Therapy: every Friday lunchtime for a year and a half, I met up with my therapist in a local park. We went for a long walk and talked. This was revelatory for me. It changed the expectations that I put on myself, gave me a lot of perspective, and shifted my mindset so that I no longer thought of my mental illnesses as a personal defect or what I deserved for just being a bit shit. I no longer see him weekly but I have his number in my phone for when I next need him, and I’ve used one-off therapy sessions from time to time.

People: I have a really great support network that I’ve hauled together. My family, friends and colleagues pretty much get that I have these mental health conditions and am not always at my best, and they are considerate and supportive and patient.

Exercise & diet & meditation are cool too, but doing all of those didn’t come close to moving the needle for me. I don’t dispute that they’re all bad - like, exercise and eating well are pretty important to staying alive - but proper treatment makes the real difference for my mental health.

A strong support network

My partner, child, family, friends & colleagues all play crucial roles in my support network. Even if they aren’t aware of it.

I haven’t ever talked to my parents about the actual state of my mental health but actually they have been super helpful even without us ever explicitly talking about it. We haven’t talked about it because, for some reason, for most of my teens and 20s I had concluded that my mum believed that if you had bad mental health you should just pull yourself together and get on with it? I don’t know why I came to that conclusion. Hi mum & dad 👋 sorry!!

They use health-oriented language. If I take a day off work because I cannot get out of bed, it is a sick day. I am unwell. My partner tells our child that I’m not well. My child knows that my brain’s not working properly so I need cuddles and space.

They don’t minimise. They take me seriously. They understand that this is not ‘just feeling down’ or ‘being a bit stressed’. My company doesn’t have a policy where ‘duvet days’ are for hangovers and mental health - sick days are explicitly for mental and physical health.

They don’t use ableist language. They don’t call stuff ‘crazy’ or ‘insane’ or ‘nuts’ around me because they know that using this kind of language is harmful and dehumanising.

They forgive when I can’t do something. They don’t get annoyed because I flake on plans. They don’t take it personally or judge me when I can’t reply to a WhatsApp message for a few days. When I reach out to chat after months of silence, we pick back up where we were before. When I don’t do any laundry for three months, they pick up the slack and don’t complain or criticise.

They listen and ask questions about how they can help. If I’m overwhelmed with anxiety, my boss knows that the useful thing to do is help me descope; my colleague knows that I can’t put on my super-cheerful face so she’ll be hosting our company all-hands; my team offer really specific help which makes it harder to say no to their help and less stressful to hand things off to them. My family know how to shape our time together to accommodate my health and to make me feel the best I can.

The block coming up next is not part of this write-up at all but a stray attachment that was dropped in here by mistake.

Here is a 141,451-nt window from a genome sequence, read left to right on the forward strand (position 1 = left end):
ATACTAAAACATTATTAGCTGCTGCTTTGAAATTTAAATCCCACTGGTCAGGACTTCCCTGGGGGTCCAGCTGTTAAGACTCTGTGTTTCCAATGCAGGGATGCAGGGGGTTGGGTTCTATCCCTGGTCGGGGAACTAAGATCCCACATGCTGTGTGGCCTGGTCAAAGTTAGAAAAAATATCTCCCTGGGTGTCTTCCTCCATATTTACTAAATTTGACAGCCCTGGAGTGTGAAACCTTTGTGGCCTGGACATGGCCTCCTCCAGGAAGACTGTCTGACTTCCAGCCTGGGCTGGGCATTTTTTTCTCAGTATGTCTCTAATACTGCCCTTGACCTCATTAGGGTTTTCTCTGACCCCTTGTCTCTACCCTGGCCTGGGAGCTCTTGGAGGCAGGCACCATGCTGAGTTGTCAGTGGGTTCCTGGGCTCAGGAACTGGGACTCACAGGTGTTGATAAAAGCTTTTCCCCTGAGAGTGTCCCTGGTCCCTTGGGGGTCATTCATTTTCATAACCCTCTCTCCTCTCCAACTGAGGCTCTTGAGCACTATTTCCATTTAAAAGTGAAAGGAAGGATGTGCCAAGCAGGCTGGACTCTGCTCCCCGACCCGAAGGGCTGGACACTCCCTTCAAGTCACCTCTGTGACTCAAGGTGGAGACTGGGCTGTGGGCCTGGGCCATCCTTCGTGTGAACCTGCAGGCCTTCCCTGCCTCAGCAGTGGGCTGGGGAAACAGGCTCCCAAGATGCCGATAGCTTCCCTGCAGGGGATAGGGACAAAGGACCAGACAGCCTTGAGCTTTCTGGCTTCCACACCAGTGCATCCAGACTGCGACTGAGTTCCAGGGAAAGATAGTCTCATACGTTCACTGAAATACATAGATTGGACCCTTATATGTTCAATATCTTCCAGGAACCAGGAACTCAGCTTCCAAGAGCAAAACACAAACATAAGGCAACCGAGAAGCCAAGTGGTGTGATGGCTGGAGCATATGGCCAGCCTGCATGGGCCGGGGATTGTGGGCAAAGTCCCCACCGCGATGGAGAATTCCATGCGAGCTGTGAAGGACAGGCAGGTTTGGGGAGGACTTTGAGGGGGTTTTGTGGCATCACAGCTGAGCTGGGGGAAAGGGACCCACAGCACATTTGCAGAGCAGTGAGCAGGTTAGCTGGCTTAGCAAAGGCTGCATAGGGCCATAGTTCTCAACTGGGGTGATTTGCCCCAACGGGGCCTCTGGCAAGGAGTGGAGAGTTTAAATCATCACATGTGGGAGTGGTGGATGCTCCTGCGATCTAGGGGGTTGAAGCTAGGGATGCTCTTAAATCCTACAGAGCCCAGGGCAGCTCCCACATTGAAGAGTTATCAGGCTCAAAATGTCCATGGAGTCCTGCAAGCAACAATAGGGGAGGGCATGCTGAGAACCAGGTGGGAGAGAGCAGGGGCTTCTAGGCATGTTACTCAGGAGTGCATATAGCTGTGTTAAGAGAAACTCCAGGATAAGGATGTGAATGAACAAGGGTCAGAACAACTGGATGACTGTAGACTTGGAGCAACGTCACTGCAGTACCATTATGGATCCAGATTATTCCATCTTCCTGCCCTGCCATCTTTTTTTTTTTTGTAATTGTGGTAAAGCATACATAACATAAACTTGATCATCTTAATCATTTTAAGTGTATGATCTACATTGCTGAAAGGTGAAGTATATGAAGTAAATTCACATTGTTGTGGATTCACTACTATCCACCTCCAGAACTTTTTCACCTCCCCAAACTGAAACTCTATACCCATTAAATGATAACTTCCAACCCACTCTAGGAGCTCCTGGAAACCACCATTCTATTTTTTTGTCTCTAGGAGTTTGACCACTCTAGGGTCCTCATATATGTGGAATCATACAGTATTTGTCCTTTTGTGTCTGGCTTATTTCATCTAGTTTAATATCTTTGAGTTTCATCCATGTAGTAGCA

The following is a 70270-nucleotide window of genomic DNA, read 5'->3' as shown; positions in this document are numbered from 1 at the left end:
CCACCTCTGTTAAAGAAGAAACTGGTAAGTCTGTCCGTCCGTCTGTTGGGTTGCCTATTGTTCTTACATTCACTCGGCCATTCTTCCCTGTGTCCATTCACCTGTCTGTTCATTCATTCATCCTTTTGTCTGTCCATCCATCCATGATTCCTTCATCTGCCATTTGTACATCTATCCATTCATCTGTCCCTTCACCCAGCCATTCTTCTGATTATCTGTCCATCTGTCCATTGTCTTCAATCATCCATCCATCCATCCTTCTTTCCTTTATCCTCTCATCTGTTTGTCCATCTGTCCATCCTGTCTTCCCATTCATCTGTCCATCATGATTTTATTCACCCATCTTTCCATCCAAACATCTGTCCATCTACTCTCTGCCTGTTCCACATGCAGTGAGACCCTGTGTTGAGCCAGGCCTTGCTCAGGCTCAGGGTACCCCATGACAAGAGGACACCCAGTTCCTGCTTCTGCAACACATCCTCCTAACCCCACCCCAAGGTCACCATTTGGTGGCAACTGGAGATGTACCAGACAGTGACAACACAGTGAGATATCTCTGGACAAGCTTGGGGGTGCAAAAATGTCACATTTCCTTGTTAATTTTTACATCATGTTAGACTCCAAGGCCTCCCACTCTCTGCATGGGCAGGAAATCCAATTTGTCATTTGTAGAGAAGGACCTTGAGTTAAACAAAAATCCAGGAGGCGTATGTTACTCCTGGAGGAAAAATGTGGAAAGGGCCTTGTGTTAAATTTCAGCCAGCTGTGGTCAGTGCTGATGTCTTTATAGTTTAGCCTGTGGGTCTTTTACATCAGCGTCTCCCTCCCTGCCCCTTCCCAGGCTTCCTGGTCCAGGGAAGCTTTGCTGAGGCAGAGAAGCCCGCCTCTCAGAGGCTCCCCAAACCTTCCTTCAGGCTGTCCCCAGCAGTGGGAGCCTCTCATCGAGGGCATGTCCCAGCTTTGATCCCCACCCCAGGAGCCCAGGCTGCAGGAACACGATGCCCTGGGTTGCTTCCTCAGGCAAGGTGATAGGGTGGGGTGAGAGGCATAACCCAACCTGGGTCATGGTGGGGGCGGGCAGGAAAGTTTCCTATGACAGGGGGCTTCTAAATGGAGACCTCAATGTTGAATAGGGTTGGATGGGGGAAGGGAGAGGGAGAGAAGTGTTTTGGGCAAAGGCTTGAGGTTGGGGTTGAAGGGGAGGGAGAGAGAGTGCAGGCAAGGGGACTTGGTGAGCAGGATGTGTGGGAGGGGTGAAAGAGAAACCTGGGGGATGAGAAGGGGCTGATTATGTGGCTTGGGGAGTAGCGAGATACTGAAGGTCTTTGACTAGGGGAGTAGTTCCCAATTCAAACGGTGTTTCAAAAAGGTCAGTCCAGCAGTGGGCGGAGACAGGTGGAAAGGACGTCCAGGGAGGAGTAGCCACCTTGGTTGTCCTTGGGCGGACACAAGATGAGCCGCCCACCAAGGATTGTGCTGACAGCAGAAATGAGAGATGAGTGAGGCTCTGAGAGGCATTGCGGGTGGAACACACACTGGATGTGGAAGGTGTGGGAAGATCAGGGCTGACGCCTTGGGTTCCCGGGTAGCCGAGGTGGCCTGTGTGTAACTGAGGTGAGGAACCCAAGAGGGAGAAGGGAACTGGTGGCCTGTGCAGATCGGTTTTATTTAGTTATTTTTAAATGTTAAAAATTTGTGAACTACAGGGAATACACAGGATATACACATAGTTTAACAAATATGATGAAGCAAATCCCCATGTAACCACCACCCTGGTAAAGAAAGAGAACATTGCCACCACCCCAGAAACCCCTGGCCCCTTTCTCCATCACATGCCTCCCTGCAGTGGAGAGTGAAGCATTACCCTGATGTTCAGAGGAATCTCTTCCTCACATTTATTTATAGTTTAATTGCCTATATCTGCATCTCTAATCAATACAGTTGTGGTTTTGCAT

They take feedback from me on what is and is not helpful. My take is that nobody should ever send a slack message that says “do you have 10 mins today?” without any context, especially not to people with anxiety - and so we don’t.

We factor it in to our plans. Depressed? Instead of meeting up we’ll chat by phone - or we’ll hang out in the same space doing something separate. Too anxious to sit still? We’ll go for a walk. Struggling to focus? We’ll split work between us to accommodate that best. Really low executive function? They’ll make all the decisions and I’ll just show up.

Work accommodations: my company offers useful resources like Spill so I can just book a one-off therapy appointment when I want one; they’re explicit that sick days are for physical and mental health.

Special mention here for the friend who found long-drop earrings that say ANXIETY in crystals and immediately sent me a link 💗

And onwards

All of this stuff - managing my health and having a great support network - have made it so that I’ve been able to function basically how I want to. I have a career I like, I have some friends, I have a great family, and I have a brain that doesn’t work the way I want it to by itself. It takes work, from me and from others, and it’s a continual journey.

For my mentally ill readers, I hope this has given you some sense of solidarity, that you’re not alone in living life like me. For those of you who have really great mental health right now, I hope this has helped you build some degree of empathy and some ideas for how you can support the people in your life.

Linking again to these resources that include actual expert advice, helplines.

Go forth and take mental health as seriously as you should.